Thousands of Indigenous peoples served in the Canadian military forces in the First World War and Second World War; most were volunteers. On the home front, most Indigenous communities participated in the national war effort in diverse ways. The world wars were dramatic events for Indigenous peoples in Canada (see Indigenous Peoples and the First World War and Indigenous Peoples and the Second World War). Conflict offered these marginalized populations opportunities to renew warrior cultural traditions, reaffirm sacred treaties, prove their worth to indifferent non-Indigenous Canadians, break down social barriers and find good jobs.
Volunteering for War
Officially, about 4,000 First Nations soldiers (Status Indians) served overseas in the First World War, while 4,250 First Nations soldiers served in the Second World War. Recent research has revealed that thousands more First Nations, Métis, and Inuit soldiers (such as John Shiwak from Labrador, who served in the First World War) volunteered for service without self-identifying as Indigenous. At least 72 First Nations women also served in the armed forces. In total, more than 500 Indigenous soldiers died and many more were wounded or captured in the world wars.
On the home front, most Indigenous communities participated in the national war effort in diverse ways, by donating money and working for the war industry. Despite their contributions and sacrifices, however, Indigenous peoples remained marginalized, without basic civic rights like the right to vote (see Indigenous Suffrage).
Did you know?
According to Yann Castelnot, a Quebec-based amateur historian, 14,900 Indigenous people served with the Canadian armed forces during the First World War and Second World War, thousands more than previous estimates. For more than 20 years, Castelnot has been researching Indigenous men and women that have served with British, French, Canadian and American forces since the 17th century.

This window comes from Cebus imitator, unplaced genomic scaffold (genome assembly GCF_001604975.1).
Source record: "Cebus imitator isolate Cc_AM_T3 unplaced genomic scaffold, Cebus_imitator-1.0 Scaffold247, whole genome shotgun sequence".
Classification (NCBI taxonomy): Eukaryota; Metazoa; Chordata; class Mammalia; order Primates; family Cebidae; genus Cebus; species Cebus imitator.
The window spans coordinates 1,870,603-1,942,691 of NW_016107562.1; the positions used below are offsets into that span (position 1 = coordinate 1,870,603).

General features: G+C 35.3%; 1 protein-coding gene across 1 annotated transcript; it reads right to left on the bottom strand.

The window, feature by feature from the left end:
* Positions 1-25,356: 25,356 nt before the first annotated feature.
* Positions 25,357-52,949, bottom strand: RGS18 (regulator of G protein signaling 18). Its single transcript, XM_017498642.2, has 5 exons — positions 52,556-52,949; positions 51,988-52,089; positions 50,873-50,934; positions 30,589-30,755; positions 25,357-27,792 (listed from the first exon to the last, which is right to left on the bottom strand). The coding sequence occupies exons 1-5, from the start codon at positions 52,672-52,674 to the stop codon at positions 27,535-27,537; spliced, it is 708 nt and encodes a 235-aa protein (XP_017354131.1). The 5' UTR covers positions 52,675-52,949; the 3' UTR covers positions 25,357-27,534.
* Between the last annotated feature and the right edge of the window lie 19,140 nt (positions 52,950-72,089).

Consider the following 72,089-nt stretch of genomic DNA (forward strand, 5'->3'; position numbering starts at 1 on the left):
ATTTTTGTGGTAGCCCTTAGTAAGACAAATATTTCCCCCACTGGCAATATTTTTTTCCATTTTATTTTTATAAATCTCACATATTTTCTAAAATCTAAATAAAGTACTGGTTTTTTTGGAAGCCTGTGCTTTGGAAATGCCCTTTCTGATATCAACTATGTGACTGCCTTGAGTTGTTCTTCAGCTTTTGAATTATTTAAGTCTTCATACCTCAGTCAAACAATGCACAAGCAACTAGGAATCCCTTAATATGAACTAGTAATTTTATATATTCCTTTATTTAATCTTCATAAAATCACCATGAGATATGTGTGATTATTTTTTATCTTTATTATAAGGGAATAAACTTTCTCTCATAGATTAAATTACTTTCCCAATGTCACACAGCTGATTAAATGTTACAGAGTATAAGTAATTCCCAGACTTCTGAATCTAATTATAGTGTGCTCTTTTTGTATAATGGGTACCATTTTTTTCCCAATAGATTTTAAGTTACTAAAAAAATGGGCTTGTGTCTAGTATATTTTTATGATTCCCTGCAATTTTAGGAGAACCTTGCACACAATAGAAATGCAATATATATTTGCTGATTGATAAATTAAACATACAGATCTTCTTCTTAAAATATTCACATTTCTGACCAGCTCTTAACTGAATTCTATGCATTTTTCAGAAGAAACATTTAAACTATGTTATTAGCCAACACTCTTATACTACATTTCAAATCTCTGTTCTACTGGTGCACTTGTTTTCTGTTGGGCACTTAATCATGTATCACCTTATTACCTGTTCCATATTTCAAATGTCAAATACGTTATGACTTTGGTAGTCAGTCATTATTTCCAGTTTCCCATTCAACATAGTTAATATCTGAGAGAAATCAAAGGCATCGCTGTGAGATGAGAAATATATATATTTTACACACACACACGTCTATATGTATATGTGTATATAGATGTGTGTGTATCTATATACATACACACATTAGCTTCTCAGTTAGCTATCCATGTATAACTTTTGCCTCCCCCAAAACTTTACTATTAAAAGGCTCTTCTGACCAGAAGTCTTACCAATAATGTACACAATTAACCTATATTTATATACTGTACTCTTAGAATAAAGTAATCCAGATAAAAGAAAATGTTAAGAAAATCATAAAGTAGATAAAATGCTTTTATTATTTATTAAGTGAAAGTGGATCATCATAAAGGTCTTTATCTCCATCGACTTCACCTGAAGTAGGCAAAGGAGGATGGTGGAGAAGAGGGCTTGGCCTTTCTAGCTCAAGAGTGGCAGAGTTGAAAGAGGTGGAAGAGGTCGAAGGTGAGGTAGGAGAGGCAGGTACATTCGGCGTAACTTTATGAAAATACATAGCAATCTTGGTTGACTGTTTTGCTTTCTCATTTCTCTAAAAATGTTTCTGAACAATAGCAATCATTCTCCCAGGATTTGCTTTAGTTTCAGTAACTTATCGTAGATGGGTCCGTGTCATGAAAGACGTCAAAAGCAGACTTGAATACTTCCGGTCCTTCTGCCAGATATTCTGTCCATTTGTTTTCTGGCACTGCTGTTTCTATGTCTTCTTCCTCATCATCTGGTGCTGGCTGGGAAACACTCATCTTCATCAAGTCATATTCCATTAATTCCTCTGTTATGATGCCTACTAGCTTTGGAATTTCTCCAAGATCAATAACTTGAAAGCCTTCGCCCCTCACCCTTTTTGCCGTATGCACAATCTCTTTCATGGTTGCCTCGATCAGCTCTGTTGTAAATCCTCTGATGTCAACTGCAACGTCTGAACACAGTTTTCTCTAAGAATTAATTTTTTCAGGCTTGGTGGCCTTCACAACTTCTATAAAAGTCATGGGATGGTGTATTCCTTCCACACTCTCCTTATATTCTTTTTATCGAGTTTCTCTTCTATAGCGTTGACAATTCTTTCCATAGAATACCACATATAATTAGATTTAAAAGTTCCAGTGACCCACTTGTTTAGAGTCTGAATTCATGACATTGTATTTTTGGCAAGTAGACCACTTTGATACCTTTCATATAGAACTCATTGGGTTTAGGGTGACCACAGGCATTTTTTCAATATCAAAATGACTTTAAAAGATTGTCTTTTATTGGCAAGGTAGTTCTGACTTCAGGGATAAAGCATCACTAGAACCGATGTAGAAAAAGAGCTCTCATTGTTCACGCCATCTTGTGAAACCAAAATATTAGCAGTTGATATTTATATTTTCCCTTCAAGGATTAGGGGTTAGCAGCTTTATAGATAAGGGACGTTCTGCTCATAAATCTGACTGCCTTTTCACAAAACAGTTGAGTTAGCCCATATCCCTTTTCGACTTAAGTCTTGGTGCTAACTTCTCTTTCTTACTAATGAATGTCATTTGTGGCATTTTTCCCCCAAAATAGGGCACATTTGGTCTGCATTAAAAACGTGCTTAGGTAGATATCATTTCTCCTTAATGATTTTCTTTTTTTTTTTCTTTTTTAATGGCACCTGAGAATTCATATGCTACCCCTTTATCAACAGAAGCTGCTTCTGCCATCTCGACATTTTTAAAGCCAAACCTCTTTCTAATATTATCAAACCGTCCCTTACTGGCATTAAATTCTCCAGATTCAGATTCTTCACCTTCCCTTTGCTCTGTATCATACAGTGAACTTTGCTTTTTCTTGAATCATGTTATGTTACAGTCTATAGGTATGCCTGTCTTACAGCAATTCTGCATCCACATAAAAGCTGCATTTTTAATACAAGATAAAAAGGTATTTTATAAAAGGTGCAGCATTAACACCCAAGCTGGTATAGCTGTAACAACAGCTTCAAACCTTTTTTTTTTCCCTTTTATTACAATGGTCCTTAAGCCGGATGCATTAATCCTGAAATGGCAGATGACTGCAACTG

Legacy and Memory
After the First World War (1914-18), there was little recognition given to Indigenous peoples for their contribution to the war effort. Unlike during the First World War, however, Canadians acknowledged Indigenous participation during the Second World War (1939-45). As the country looked to create a new order in the aftermath of the war, many Canadians suddenly looked at their country’s treatment of Indigenous peoples and did not like what they saw. In this brief climate of recognition, Indigenous leaders, veterans groups and many other Canadians pressured the government for reform and citizenship rights, leading to a Parliamentary review in 1946 and major amendments to the Indian Act in 1951 (though voting rights were not granted at the federal level until 1960; see Indigenous Suffrage).
Thereafter, Indigenous veterans were largely forgotten until they began to organize and campaign for recognition of their sacrifices and restitution for grievances over veterans benefits from the 1970s to the 2000s. Perseverance paid off, with a consensus report accepted by both First Nations veterans groups and the government in 2001, followed by an offer of a public apology and offer of compensation in 2003. Traditionally, Métis and Inuit veterans’ grievances have not received the same hearing. In recent years, however, Indigenous veterans have gained much greater recognition in local and national acts of remembrance, including Aboriginal Veterans Day on 8 November (inaugurated by Winnipeg’s city council in 1994) and a National Aboriginal Veterans Monument in Ottawa (unveiled in 2001).